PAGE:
Browsing Animal & Grassland Research & Innovation Programme by Subject "farm scale model"
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Mitigation of greenhouse gas emissions from beef cattle production systemsThe whole-farm model HolosNorBeef was used to estimate the efficiency of GHG emission mitigation strategies in Norwegian beef cattle herds. Various mitigation scenarios, involving female reproductive performance (i.e. calf mortality rate and the number of calves produced per cow per year), production efficiency of young bulls for slaughter (i.e. age at slaughter and carcass weight), and supplementation of an inhibitor currently reported as promising for enteric methane (CH4) inhibition (3-nitrooxypropanol; 3-NOP) was investigated in herds of British and Continental breeds. Reducing calf mortality and increasing the number of produced calves per cow per year both reduced emission intensities by 3% across breeds. Continental breeds showed greater potential of reducing emission intensities due to increased carcass production. Combining mitigation options in a best case scenario reduced the total emissions by 11.7% across breeds. The emission intensities could be further reduced by 8.3% with the use of 3-NOP.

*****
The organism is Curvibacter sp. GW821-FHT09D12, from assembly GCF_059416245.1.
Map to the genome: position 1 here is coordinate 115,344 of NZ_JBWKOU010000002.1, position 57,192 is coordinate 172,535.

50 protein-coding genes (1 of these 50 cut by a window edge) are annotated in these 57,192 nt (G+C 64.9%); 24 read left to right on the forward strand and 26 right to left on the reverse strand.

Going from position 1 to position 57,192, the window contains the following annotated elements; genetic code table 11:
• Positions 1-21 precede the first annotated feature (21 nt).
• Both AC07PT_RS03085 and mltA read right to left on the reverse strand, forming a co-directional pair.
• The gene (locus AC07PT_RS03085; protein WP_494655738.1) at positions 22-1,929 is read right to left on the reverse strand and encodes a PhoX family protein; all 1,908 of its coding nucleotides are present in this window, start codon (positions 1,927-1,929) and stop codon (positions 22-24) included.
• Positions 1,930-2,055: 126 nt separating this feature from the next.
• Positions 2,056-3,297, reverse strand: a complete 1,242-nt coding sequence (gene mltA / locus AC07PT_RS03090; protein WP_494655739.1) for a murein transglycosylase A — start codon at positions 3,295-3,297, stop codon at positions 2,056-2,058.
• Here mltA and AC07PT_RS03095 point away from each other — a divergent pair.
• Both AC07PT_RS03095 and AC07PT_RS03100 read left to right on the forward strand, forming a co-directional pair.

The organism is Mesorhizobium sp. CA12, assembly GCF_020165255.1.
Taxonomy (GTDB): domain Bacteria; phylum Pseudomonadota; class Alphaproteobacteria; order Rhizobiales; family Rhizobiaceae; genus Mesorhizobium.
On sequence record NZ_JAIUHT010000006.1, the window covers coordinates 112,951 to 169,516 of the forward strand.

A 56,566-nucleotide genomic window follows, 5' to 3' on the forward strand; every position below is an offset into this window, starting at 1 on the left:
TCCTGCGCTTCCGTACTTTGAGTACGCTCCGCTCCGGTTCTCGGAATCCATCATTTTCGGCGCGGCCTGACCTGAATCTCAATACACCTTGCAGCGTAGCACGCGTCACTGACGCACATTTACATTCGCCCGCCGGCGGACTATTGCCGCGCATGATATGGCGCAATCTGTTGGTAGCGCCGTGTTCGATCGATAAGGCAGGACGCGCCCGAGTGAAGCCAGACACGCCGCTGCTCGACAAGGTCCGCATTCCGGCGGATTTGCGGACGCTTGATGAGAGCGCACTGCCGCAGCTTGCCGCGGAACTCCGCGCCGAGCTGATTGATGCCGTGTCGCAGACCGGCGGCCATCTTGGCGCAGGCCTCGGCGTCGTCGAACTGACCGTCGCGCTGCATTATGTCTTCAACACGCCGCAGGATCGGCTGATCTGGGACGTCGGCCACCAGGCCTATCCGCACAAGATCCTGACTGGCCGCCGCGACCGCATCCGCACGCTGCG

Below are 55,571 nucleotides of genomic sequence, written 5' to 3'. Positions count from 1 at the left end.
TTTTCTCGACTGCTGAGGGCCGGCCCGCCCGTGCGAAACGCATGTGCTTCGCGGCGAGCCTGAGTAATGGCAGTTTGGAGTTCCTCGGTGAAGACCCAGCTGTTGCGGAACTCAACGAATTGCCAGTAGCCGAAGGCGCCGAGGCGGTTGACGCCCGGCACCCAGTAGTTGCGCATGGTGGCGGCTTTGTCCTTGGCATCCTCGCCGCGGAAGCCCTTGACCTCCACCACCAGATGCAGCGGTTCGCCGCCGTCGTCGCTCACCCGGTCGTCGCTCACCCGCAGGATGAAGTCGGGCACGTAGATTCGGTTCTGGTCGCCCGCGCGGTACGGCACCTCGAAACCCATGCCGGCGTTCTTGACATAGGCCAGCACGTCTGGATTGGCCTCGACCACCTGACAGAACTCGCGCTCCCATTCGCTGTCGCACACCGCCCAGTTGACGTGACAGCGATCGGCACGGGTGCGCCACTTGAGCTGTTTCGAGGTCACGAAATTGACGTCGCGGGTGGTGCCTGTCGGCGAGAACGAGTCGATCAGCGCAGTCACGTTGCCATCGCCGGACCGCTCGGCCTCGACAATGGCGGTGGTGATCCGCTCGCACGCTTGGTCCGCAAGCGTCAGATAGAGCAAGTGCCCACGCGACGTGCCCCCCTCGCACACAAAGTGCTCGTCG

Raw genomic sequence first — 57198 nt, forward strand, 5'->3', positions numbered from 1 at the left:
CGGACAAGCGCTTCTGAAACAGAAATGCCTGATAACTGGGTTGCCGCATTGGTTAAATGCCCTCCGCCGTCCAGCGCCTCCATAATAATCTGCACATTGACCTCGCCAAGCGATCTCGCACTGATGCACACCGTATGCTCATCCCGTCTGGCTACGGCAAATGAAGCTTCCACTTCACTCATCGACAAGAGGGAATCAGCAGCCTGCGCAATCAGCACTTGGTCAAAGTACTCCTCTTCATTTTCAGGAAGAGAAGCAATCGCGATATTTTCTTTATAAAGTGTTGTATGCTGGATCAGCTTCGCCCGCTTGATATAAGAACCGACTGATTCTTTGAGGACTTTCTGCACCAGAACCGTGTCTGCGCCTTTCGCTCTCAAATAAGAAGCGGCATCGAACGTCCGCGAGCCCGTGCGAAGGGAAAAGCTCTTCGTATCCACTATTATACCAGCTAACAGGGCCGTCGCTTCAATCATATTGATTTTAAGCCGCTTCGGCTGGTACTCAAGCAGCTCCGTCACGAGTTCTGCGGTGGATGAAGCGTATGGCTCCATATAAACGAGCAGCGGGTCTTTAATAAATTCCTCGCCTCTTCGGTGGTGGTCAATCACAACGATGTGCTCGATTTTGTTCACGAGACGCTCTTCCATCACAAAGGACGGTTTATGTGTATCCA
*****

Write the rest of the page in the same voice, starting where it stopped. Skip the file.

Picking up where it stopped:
Variability in greenhouse gas emission intensity of semi-intensive suckler cow beef production systemsEmission intensities from beef production vary both among production systems (countries) and farms within a country depending upon use of natural resources and management practices. A whole-farm model developed for Norwegian suckler cow herds, HolosNorBeef, was used to estimate GHG emissions from 27 commercial beef farms in Norway with Angus, Hereford, and Charolais cattle. HolosNorBeef considers direct emissions of methane (CH4), nitrous oxide (N2O) and carbon dioxide (CO2) from on-farm livestock production and indirect N2O and CO2 emissions associated with inputs used on the farm. The corresponding soil carbon (C) emissions are estimated using the Introductory Carbon Balance Model (ICBM). The farms were distributed across Norway with varying climate and natural resource bases. The estimated emission intensities ranged from 22.5 to 45.2 kg CO2 equivalents (eq) (kg carcass)−1. Enteric CH4 was the largest source, accounting for 44% of the total GHG emissions on average, dependent on dry matter intake (DMI). Soil C was the largest source of variation between individual farms and accounted for 6% of the emissions on average. Variation in GHG intensity among farms was reduced and farms within region East, Mid and North re-ranked in terms of emission intensities when soil C was excluded. Ignoring soil C, estimated emission intensities ranged from 21.5 to 34.1 kg CO2 eq (kg carcass)−1. High C loss from farms with high initial soil organic carbon (SOC) content warrants further examination of the C balance of permanent grasslands as a potential mitigation option for beef production systems.